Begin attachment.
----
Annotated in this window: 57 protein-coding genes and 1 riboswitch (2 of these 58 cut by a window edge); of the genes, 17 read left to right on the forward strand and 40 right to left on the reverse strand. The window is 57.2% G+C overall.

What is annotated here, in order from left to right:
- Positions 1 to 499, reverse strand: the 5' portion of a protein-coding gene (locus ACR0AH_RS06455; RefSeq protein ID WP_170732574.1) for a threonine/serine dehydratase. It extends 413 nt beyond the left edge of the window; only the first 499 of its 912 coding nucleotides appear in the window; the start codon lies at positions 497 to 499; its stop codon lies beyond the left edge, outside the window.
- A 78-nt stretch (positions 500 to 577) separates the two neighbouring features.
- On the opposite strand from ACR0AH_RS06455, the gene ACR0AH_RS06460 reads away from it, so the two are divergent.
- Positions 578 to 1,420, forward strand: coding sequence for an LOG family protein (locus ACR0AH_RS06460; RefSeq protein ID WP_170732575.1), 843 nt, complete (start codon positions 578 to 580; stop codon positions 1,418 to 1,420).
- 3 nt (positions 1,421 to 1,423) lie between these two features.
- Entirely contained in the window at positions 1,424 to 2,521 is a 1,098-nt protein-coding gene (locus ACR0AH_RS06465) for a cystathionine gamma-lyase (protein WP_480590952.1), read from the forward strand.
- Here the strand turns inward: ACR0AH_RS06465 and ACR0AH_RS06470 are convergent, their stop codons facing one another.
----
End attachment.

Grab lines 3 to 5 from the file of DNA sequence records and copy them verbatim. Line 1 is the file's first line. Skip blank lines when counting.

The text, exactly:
- Positions 1 to 499, reverse strand: the 5' portion of a protein-coding gene (locus ACR0AH_RS06455; RefSeq protein ID WP_170732574.1) for a threonine/serine dehydratase. It extends 413 nt beyond the left edge of the window; only the first 499 of its 912 coding nucleotides appear in the window; the start codon lies at positions 497 to 499; its stop codon lies beyond the left edge, outside the window.
- A 78-nt stretch (positions 500 to 577) separates the two neighbouring features.
- On the opposite strand from ACR0AH_RS06455, the gene ACR0AH_RS06460 reads away from it, so the two are divergent.